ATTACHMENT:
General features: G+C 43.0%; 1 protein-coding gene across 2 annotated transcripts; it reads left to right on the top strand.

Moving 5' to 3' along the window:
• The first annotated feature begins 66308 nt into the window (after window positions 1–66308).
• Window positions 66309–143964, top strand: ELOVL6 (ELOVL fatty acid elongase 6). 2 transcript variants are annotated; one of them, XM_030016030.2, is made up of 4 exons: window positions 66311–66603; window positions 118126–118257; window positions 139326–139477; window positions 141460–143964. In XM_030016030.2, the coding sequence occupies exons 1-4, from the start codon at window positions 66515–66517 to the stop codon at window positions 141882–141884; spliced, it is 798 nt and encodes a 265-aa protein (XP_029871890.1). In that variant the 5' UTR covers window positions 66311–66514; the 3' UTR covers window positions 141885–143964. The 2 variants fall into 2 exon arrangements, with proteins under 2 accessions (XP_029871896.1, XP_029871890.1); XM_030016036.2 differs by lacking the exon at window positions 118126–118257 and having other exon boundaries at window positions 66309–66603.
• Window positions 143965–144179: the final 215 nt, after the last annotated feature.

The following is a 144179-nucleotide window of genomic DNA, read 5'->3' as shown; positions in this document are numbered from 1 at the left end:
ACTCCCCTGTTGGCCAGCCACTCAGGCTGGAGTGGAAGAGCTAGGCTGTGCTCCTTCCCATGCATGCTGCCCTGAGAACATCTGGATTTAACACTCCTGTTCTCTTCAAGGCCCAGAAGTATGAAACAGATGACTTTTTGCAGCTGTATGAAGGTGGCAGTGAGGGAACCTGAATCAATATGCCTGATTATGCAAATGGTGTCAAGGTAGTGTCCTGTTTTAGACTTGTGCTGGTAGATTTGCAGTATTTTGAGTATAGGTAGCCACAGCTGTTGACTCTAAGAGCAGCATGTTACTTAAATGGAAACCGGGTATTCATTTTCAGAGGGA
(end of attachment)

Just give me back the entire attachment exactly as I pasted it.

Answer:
General features: G+C 43.0%; 1 protein-coding gene across 2 annotated transcripts; it reads left to right on the top strand.

Moving 5' to 3' along the window:
• The first annotated feature begins 66308 nt into the window (after window positions 1–66308).
• Window positions 66309–143964, top strand: ELOVL6 (ELOVL fatty acid elongase 6). 2 transcript variants are annotated; one of them, XM_030016030.2, is made up of 4 exons: window positions 66311–66603; window positions 118126–118257; window positions 139326–139477; window positions 141460–143964. In XM_030016030.2, the coding sequence occupies exons 1-4, from the start codon at window positions 66515–66517 to the stop codon at window positions 141882–141884; spliced, it is 798 nt and encodes a 265-aa protein (XP_029871890.1). In that variant the 5' UTR covers window positions 66311–66514; the 3' UTR covers window positions 141885–143964. The 2 variants fall into 2 exon arrangements, with proteins under 2 accessions (XP_029871896.1, XP_029871890.1); XM_030016036.2 differs by lacking the exon at window positions 118126–118257 and having other exon boundaries at window positions 66309–66603.
• Window positions 143965–144179: the final 215 nt, after the last annotated feature.

The following is a 144179-nucleotide window of genomic DNA, read 5'->3' as shown; positions in this document are numbered from 1 at the left end:
ACTCCCCTGTTGGCCAGCCACTCAGGCTGGAGTGGAAGAGCTAGGCTGTGCTCCTTCCCATGCATGCTGCCCTGAGAACATCTGGATTTAACACTCCTGTTCTCTTCAAGGCCCAGAAGTATGAAACAGATGACTTTTTGCAGCTGTATGAAGGTGGCAGTGAGGGAACCTGAATCAATATGCCTGATTATGCAAATGGTGTCAAGGTAGTGTCCTGTTTTAGACTTGTGCTGGTAGATTTGCAGTATTTTGAGTATAGGTAGCCACAGCTGTTGACTCTAAGAGCAGCATGTTACTTAAATGGAAACCGGGTATTCATTTTCAGAGGGA